A predominantly one-handed helical conformation can be induced in optically inactive polyacetylenes through noncovalent bonding interaction with optically active compounds (Fig. 1). A stereoregular (cis-transoidal) poly(phenylacetylene)-bearing carboxy pendant (1) is the first example of such a helical polyacetylene, whose macromolecular helicity with an excess helical sense is induced by noncovalent chiral acid-base interactions . When 1 is complexed with optically active amines such as 14–18 in DMSO, a preferred-handed helical conformation can be immediately induced in the polymer backbone of 1 to exhibit a characteristic ICD in the long absorption region because of the conjugated double bonds of the polymer backbone (Fig. 2). Since the same Cotton effect signs were observed for the complexes of 1 with various primary amines and amino alcohols when their absolute configurations are the same, the sign of the Cotton effect induced in 1 allows us to assign the configurations of primary chiral amines . Taking advantage of this noncovalent macromolecular helicity induction strategy, the predominant helix sense can be induced in dynamic helical polyacetylenes in a controlled manner upon complexation with chiral guests after polymerization. Therefore, a series of polyacetylenes capable of forming a preferred-handed helical conformation in response to the chirality of target chiral compounds has been designed and synthesized by introducing a specific functional group into the pendants (2–13) (Fig. 1) [30–52].
Two quintessential chiral amplification phenomena, that is, the “sergeants and soldiers” effect and “majority rule,” are also observed in dynamic helical polyacetylenes during the noncovalent helicity induction process. Especially a poly(phenylacetylene) possessing an aza-18-crown-6-ether residue as the functional pendant (6) showed the highest degree of chiral amplification through a noncovalent interaction with chiral amino acids (Fig. 3) . For example, 6 formed an almost one-handed helix in the presence of 0.1 equiv. of l-alanine perchlorate (l-Ala·HClO4) in acetonitrile and exhibited a distinct ICD even in the presence of a tiny amount of l-Ala·HClO4 ([l-Ala·HClO4]/ = 0.01), which can be regarded as a representative example of the “sergeants and soldiers” effect in the noncovalent helicity induction system (Fig. 3a). More interestingly, 6 showed the almost full ICD in response to the chirality of nonracemic Ala·HClO4 with a very low ee of 5% (Fig. 3b). This prominent majority rule effect of 6 enables unambiguous detection of an extremely small optical activity of the amino acids by measuring CD. For instance, 6 showed a detectable ICD with accuracy and reproducibility even in the presence of nearly racemic Ala with as low as 0.005% ee . This remarkably high sensitivity to the chirality of chiral molecules observed for 6 is attributable to the rigid main-chain structure possessing the bulky substituents, which may significantly increase the helical persistence length separated by infrequently occurring helix reversals in 6. Moreover, 6 exhibited the same Cotton effect signs in response to the chirality of all the common 19 l-amino acids. Therefore, 6 can be used as a reliable and practically useful synthetic receptor for the rapid detection and precise determination of small enantiomeric imbalances in chiral natural and non-natural amino acids [39, 53, 54].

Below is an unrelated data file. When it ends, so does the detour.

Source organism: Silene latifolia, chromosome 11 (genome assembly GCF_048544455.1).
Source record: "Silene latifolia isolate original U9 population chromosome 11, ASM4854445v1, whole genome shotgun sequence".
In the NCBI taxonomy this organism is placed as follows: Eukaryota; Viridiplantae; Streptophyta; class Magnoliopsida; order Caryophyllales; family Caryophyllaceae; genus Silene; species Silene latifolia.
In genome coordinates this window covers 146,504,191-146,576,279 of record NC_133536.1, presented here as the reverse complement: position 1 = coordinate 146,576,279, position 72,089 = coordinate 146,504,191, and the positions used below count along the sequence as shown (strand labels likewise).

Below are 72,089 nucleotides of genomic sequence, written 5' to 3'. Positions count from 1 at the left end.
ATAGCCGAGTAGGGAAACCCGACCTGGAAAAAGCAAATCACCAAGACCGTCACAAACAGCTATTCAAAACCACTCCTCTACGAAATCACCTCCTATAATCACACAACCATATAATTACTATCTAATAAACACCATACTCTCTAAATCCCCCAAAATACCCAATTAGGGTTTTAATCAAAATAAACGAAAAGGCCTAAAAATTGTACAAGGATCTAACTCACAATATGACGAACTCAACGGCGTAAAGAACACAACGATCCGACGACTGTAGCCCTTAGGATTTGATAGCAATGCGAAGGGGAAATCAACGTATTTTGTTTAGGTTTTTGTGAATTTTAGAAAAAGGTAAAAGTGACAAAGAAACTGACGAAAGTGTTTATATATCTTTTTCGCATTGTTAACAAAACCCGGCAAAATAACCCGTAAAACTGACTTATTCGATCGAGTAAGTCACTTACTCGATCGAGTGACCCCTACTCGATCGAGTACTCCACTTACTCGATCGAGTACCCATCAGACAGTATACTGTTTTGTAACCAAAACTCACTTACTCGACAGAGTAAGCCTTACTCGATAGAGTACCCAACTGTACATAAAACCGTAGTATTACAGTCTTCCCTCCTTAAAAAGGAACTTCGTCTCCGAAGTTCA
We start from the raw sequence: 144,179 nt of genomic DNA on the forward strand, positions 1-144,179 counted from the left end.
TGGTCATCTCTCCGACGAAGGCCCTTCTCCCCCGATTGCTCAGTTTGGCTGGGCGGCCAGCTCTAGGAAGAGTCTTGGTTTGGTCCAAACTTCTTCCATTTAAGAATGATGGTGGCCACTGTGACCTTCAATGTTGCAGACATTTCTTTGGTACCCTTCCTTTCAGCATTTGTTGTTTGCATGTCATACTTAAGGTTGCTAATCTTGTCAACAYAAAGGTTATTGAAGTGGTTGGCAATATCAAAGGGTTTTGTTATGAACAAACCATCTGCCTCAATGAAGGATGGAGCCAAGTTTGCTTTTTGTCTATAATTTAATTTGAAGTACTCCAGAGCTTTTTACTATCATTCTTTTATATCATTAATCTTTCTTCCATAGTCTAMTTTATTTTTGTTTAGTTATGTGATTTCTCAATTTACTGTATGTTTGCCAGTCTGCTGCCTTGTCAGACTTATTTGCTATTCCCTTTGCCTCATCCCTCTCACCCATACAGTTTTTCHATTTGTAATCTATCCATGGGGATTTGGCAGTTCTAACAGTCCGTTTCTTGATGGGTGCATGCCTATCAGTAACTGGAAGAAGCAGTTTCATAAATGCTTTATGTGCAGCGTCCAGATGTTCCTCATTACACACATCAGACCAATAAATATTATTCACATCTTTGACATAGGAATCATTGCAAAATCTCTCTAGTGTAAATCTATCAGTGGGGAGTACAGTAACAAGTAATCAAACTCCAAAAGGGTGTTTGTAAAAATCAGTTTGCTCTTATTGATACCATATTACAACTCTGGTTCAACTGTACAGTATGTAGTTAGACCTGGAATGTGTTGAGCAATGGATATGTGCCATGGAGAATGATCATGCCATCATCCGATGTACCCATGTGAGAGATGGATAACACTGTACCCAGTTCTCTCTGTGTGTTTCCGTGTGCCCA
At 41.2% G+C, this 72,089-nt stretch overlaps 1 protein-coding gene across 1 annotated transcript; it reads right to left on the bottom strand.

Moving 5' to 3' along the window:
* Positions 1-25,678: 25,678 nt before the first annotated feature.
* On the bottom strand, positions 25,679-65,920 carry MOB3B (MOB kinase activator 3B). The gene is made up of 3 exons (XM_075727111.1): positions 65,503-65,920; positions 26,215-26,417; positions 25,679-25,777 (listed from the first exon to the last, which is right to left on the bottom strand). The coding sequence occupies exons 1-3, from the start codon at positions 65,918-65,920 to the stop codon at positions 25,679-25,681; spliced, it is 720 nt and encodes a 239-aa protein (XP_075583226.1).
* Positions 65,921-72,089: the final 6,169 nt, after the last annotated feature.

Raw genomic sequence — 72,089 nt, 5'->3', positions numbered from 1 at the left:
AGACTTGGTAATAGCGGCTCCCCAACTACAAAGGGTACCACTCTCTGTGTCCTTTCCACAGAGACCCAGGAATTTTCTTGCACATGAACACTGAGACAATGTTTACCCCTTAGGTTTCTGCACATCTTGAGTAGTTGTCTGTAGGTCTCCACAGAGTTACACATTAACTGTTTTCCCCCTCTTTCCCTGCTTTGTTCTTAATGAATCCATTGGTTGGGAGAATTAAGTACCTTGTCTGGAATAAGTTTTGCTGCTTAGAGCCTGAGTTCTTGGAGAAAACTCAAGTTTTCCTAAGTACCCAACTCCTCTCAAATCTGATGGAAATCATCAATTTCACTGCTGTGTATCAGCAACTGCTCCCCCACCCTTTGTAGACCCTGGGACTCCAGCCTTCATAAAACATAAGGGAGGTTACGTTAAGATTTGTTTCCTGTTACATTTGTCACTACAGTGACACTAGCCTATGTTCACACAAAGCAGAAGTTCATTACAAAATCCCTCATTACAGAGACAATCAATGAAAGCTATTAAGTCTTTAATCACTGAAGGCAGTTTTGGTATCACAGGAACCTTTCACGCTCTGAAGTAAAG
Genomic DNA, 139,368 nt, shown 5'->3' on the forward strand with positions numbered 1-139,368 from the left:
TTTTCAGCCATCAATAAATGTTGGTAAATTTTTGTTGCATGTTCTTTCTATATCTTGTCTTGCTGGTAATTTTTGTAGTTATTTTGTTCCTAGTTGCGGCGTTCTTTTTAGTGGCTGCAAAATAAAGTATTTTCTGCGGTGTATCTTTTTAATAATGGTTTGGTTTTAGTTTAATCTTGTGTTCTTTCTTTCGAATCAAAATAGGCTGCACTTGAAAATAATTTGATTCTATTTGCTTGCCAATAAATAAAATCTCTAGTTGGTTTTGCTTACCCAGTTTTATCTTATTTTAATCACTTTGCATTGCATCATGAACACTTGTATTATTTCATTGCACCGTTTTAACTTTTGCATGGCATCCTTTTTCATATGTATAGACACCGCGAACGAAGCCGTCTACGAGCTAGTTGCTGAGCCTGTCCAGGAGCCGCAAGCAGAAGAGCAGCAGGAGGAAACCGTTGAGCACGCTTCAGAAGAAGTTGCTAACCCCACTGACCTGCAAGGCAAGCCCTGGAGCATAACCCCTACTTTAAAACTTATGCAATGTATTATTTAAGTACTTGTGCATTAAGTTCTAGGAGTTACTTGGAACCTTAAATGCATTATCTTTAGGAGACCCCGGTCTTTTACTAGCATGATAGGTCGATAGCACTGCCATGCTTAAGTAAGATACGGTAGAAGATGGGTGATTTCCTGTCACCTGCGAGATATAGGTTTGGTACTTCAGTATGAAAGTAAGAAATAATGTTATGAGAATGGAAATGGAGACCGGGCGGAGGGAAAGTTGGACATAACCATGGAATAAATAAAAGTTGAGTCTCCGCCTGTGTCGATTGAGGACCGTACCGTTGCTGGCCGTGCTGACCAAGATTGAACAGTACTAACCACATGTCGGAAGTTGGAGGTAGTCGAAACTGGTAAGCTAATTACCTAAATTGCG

The polyacetylene 6 also folded into a predominantly one-handed helical conformation with nonracemic bis(amino acid)s such as l-homocystine perchlorate (l-HCys·HClO4) in acetonitrile, thus producing an organogel by noncovalent intermolecular cross-linking between the aza-18-crown-6 ether pendants and the bis(amino acid)s (Fig. 4) . Interestingly, 6 formed an organogel only when the ee of HCys was higher than 60% ee, at which the complex showed a full ICD as intense as that in the presence of optically pure HCys, while no gelation took place in the presence of racemic HCys and analogous achiral diamines. Therefore, the gelation of 6 is quite sensitive to the chirality of the bis(amino acid)s, and the formation of an almost one-handed helical conformation induced in 6 seems to be essential for the gelation. This is the first example of chirality-responsive gelation of polymers regulated by noncovalent chiral interactions through which one of helices is induced in the polymers to form a gel.
In the case of water-soluble polyacetylenes including the sodium salts of 1 (1·Na) and 12 (12·Na), the hydrochloride of 5 (5·HCl), 2–4, 6, and 7, macromolecular helicity induction through noncovalent interaction with chiral compounds is possible even in water [34, 36, 38, 40, 41, 45, 47, 48, 56–58]. For example, the negatively charged 2b exhibited characteristic ICDs in the polymer backbone regions because of the formation of a predominantly one-handed helical conformation in response to the chirality of a variety of water-soluble biomolecules including amino acids, amino sugars, carboxylic and phosphoric acids, carbohydrates, and peptides in water [45, 48]. As for amino acids, 2b exhibited clear ICDs in water in response to the chirality of all the common 19 l-amino acids without derivatization, suggesting that this polymer can be used as a powerful chirality-sensing probe for free chiral amino acids in water . Moreover, water-soluble cis-transoidal polyacetylenes bearing acidic functional pendant groups such as 1, 2b, 3, and 12 can be directly prepared by the stereospecific polymerization of the corresponding acetylene monomers in water using water-soluble rhodium complexes as the catalysts in the presence of bases such as sodium hydroxide or amines [34, 36]. Therefore, both the synthesis of dynamic helical polymers and subsequent preferred-handed helicity induction on the polymers are entirely possible in water without the use of any surfactants and organic solvents.